“Since I’ve been on the council, the one thing I’ve been proud of is the investment in our flood protection and infrastructure, and our city needs to continue down that path,” said Eramo, a West End resident. “As the beach side is starting to wind down, now we’re going to see all the hard work we did come to fruition on the bayside.”

Eramo has acknowledged Long Beach’s financial challenges, and has said that an influx of federal and state disaster relief funds after Sandy masked the city’s financial problems.

“I really believe we need to grow in a smart way,” he said. “We need smart-growth initiatives, and that includes adopting our comprehensive plan in an effort to expand our tax base and solidify our long-term economic stability. We also want to maintain the awesome quality of life and continue to provide the services that our residents deserve.”

For their part, the challengers have criticized city officials over their handling of finances. Long Beach remains in “significant” fiscal stress for the second year in a row, according to State Comptroller Tom DiNapoli’s office, and Moody’s Investors Service recently downgraded the city’s credit rating to near junk bond status.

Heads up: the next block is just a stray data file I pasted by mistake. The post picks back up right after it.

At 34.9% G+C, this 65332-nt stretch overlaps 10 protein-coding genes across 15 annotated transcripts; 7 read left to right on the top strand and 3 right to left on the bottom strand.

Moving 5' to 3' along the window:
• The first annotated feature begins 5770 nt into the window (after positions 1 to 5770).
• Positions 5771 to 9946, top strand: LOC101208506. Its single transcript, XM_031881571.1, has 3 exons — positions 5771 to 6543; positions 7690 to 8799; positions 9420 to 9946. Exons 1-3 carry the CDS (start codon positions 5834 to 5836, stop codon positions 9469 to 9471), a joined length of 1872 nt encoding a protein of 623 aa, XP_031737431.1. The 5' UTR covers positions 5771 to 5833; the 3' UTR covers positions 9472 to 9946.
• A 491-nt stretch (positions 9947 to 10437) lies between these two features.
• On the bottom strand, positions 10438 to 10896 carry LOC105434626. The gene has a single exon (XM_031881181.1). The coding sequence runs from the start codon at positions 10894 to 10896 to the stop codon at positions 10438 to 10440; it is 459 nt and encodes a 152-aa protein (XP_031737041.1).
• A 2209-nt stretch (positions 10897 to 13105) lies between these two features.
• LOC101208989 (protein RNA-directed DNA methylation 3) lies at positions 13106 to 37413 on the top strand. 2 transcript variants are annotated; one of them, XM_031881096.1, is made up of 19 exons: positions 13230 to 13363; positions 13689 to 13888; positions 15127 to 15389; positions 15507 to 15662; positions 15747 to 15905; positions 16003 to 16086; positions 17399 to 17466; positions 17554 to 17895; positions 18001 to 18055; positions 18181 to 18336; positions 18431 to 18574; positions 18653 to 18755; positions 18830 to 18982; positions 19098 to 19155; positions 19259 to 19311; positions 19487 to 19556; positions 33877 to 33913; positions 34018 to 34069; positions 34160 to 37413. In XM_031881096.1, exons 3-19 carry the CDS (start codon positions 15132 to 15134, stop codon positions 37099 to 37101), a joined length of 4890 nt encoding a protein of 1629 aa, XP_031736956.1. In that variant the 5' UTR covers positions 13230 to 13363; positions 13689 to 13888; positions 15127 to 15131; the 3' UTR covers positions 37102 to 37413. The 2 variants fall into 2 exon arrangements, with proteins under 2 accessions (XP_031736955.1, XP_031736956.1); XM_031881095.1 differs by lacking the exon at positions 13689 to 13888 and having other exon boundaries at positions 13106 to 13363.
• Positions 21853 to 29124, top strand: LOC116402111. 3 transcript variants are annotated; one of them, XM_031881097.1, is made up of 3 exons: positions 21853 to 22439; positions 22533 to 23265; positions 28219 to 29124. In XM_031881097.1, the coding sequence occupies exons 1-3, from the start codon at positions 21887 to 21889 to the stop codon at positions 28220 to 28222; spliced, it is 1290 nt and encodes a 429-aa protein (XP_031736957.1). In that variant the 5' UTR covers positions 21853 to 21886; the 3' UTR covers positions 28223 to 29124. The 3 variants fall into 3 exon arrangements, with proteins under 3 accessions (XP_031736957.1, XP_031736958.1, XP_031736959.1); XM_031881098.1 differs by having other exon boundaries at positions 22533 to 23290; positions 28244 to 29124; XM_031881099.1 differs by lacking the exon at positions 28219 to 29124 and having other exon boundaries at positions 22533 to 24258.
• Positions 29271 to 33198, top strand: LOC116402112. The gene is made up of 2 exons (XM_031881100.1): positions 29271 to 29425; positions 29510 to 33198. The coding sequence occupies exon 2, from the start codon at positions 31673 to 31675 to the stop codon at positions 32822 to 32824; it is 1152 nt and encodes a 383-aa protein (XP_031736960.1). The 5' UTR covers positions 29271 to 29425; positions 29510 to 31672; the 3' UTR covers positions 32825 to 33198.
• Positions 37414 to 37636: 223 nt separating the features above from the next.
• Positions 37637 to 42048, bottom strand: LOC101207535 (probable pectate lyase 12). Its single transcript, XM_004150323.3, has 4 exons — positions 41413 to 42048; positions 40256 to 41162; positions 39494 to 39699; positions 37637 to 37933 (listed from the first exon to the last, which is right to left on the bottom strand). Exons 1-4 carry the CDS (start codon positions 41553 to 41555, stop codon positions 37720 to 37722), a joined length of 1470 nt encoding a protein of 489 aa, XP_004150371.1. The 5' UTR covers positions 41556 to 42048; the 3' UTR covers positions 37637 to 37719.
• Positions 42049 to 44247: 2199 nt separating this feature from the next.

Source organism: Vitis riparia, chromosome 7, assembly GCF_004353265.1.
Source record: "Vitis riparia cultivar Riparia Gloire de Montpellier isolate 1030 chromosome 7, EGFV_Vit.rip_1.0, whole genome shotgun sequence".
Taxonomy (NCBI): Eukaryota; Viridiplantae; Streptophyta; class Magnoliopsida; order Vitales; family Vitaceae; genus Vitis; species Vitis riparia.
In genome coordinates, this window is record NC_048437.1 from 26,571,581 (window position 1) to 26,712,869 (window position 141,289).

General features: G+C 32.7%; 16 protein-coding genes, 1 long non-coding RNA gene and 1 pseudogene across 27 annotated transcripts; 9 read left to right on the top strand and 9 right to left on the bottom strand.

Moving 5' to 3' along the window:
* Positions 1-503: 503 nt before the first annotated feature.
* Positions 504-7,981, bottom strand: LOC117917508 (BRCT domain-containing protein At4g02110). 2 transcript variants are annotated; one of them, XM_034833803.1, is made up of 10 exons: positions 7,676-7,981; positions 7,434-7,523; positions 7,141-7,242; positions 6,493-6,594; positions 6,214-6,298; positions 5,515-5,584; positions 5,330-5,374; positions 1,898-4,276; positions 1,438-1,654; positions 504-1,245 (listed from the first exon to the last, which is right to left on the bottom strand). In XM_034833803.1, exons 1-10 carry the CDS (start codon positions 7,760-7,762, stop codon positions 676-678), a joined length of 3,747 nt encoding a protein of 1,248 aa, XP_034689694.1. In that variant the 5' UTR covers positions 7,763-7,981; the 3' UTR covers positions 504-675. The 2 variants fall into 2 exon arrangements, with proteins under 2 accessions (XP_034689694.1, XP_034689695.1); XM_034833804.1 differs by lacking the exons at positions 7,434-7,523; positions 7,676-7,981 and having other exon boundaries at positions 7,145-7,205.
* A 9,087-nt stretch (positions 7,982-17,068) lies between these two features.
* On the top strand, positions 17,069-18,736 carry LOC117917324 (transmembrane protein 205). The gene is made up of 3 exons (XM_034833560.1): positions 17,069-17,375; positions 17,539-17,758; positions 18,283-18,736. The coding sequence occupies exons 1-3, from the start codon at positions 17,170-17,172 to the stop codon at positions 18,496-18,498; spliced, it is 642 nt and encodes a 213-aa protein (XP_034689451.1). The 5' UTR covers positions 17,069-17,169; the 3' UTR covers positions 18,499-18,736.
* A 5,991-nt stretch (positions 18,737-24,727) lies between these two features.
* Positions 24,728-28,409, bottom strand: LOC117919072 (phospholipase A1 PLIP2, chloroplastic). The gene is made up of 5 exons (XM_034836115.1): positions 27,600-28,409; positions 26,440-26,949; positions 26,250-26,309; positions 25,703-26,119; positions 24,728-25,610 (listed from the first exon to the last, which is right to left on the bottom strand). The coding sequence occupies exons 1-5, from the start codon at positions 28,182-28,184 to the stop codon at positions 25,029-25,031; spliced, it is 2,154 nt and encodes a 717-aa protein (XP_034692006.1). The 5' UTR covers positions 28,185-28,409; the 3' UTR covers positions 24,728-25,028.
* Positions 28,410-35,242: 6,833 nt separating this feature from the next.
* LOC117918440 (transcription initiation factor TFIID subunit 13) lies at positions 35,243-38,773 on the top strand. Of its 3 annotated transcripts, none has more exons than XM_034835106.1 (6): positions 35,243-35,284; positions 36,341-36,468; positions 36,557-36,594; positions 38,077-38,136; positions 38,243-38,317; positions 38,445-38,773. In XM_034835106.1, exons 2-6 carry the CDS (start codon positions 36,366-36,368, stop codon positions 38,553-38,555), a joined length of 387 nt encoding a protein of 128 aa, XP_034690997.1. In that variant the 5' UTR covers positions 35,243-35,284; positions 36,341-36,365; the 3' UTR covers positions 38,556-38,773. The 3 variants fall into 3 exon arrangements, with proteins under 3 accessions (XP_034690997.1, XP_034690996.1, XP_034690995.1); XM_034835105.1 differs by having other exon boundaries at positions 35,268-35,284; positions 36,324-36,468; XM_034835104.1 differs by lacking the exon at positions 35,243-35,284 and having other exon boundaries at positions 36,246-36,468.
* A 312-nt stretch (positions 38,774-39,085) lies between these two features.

DiNapoli’s office is also auditing the city’s financial practices, including what many have described as questionable separation payments to current and former employees over a six-year period. Nassau County District Attorney Madeline Singas is also investigating the payouts.

McInnis, Paganini and Treston said they are running to restore “integrity, trust and stability to both the city and the local Democratic brand,” particularly in the wake of the city’s fiscal crisis.

“The current administration has not been open in . . . answering residents’ questions and concerns in a timely and adequate manner,” Treston said. “I’m concerned, as residents are, about the separation payouts. If you look at the pyramid of how the power structure is supposed to work in the City of Long Beach, the residents are at the top, then you have the City Council and the city manager. If you think it’s been working like that, by all means, vote for the status quo.”

Kramer emphasized that he is running independently of any local Democratic group. He said that Long Beach has become unaffordable, and residents say that they’re “being forced out.” He also said that residents have expressed concerns about the payouts, the city’s reliance on borrowing and growing debt, tax increases, infrastructure, quality-of-life issues and more.

“When you have 90 percent of your revenue going to wages, benefits and debt, the people feel like the government isn’t working for them anymore,” Kramer said. “The reason these people run as a political group is, if you get enough of your political team on the council, you control the council. If you control the council, you control the jobs and control the city. I want the residents to control the city.”

Treston strongly disagreed with the contention that her camp is running to secure jobs for its supporters. “That is not anywhere near where we stand as residents, who have gone to City Council meetings for over a decade and have been very critical of the nepotism and pay-for-play government contracts and jobs,” she said.